Open Access and the Future of Scholarly Communication
by Kevin L. Smith; Katherine A. Dickson
What is Open Access?
Defining Open Access
Open Access (OA) is the system by which research is available freely and without access restrictions online. Research is often confined to a pay wall, which the Open Access mechanism bypasses to allow immediate access to research without said barriers. This model allows researchers up-to-date access to potentially crucial research. Practically speaking, open access can be any type of research that is freely and immediately available digitally, such as journal articles and ebooks. However, while the basic tenets of barrier-free access to research applies to OA, there are differences in the ways in which OA research is available to users.
There are different types of models for the delivery of OA, and it’s useful to know the terminology that is commonly utilized to differentiate OA models and delivery methods.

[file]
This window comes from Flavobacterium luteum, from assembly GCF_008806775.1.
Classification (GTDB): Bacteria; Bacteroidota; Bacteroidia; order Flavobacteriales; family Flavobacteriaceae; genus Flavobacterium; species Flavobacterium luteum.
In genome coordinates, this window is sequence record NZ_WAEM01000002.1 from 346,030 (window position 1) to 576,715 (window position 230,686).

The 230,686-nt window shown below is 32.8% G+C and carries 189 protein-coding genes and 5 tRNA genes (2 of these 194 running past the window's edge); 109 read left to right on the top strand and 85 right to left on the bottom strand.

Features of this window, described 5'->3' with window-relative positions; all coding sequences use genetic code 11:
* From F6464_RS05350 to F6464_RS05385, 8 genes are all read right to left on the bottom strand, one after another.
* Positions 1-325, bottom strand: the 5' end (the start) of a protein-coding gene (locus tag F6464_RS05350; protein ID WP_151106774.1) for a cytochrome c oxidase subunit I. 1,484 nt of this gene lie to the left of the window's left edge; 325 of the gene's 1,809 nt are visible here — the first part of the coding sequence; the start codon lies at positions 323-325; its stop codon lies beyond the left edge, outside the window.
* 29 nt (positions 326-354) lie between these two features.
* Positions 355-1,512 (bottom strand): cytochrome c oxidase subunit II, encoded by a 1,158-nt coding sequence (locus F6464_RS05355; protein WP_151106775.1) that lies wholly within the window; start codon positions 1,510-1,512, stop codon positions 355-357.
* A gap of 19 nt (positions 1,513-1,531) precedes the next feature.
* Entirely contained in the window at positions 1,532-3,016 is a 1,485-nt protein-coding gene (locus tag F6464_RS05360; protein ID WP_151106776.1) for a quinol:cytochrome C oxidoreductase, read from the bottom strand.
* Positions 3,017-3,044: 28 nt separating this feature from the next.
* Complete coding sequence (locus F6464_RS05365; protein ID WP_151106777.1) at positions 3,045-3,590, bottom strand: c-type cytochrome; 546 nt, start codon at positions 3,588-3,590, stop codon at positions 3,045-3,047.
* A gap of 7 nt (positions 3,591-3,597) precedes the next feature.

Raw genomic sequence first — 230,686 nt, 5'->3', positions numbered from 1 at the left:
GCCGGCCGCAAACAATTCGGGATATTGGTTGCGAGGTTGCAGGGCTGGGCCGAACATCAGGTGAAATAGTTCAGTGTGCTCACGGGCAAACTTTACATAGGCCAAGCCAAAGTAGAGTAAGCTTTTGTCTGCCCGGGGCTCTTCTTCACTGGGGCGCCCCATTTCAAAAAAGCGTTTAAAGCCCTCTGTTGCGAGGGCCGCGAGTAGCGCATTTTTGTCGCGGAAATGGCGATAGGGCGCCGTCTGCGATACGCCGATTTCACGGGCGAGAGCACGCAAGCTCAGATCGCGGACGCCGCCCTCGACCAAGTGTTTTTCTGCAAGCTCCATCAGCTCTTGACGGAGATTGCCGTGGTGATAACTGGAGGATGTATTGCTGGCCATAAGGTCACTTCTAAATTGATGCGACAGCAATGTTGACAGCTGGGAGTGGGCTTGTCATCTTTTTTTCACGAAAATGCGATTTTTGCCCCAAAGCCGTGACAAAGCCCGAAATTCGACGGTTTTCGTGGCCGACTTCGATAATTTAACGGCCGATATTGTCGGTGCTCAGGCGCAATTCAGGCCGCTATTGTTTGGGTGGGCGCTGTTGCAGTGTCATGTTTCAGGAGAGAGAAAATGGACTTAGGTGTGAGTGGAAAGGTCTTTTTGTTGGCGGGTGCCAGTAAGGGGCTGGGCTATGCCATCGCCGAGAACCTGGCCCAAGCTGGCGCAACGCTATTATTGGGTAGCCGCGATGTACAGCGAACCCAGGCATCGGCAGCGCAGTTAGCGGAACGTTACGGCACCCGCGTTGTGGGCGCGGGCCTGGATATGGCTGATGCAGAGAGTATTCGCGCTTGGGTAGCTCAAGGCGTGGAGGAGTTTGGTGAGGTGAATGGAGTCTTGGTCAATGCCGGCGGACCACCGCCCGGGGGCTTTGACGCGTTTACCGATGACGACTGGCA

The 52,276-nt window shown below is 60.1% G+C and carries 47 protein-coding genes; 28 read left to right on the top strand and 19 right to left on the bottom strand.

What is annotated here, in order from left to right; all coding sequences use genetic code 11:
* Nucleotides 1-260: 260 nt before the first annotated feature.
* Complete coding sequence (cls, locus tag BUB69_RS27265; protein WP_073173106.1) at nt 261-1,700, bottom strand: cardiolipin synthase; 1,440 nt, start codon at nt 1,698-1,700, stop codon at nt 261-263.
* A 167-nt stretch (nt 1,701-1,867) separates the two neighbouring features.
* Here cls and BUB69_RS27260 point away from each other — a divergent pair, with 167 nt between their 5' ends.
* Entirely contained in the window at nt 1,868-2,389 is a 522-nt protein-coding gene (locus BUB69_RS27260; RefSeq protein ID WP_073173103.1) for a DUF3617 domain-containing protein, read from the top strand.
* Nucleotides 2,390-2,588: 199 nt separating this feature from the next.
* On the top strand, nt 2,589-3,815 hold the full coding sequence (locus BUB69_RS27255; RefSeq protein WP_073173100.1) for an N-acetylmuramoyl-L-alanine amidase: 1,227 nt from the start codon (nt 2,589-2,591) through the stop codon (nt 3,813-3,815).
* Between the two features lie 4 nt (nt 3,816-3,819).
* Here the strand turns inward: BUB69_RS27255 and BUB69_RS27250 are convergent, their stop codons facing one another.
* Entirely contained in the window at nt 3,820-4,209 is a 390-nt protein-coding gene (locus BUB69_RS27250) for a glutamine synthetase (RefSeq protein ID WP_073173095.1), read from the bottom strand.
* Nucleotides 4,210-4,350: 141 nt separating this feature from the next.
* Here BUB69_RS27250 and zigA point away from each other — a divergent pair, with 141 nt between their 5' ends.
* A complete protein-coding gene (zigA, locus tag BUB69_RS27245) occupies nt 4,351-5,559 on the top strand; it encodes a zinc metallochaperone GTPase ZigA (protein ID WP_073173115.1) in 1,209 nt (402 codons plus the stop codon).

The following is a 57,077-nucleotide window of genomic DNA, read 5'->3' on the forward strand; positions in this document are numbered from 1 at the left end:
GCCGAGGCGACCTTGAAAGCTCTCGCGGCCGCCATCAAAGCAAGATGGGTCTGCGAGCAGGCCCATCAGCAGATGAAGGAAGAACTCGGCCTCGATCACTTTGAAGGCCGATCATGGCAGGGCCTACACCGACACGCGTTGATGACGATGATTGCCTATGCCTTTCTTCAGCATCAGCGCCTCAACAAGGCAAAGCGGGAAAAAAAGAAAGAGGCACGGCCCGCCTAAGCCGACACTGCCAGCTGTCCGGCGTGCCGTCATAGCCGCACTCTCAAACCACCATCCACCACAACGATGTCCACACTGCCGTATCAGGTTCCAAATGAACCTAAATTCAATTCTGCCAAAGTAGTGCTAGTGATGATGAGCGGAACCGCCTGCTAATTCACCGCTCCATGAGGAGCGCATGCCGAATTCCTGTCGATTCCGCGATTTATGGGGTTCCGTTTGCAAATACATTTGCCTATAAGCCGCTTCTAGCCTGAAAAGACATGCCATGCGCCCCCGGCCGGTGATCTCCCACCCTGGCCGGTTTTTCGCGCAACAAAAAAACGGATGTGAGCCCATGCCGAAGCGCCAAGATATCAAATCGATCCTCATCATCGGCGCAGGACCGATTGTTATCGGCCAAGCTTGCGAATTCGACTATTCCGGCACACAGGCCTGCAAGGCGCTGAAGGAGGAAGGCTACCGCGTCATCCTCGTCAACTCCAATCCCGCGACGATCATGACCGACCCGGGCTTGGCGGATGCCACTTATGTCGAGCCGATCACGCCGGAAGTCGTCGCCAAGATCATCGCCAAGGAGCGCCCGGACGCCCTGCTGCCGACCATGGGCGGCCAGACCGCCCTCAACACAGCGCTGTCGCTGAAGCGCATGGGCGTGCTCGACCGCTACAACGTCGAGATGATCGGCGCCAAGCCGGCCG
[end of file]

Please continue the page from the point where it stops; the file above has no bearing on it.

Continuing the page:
Article Processing Charge (APC) - A publication fee that is charged by OA or hybrid journals that can be paid by the author, or research institution.
Gratis OA - OA that has removed price barriers. However, there could be permission barriers for this type of OA.
Green OA - OA research can be added to digital repository or a public archive. This version of self-archiving allows authors to store the preprint or postprint versions of their research.
Gold OA - The final, published research is free to read on publisher’s website. In this model, the author retains the copyright and the article can be published in an open access journal or a hybrid journal (hybrid journals can be journals that contain a mix of paid articles and OA articles).
Libre OA - OA that is free of most permission and price barriers.
Pre-print - Refers to research that is stored in a repository prior to a formal peer-review.
Post-print - In contrast to a pre-print version, a postprint version of a research article includes the formal peer-review process, but may not be available on a publisher’s website.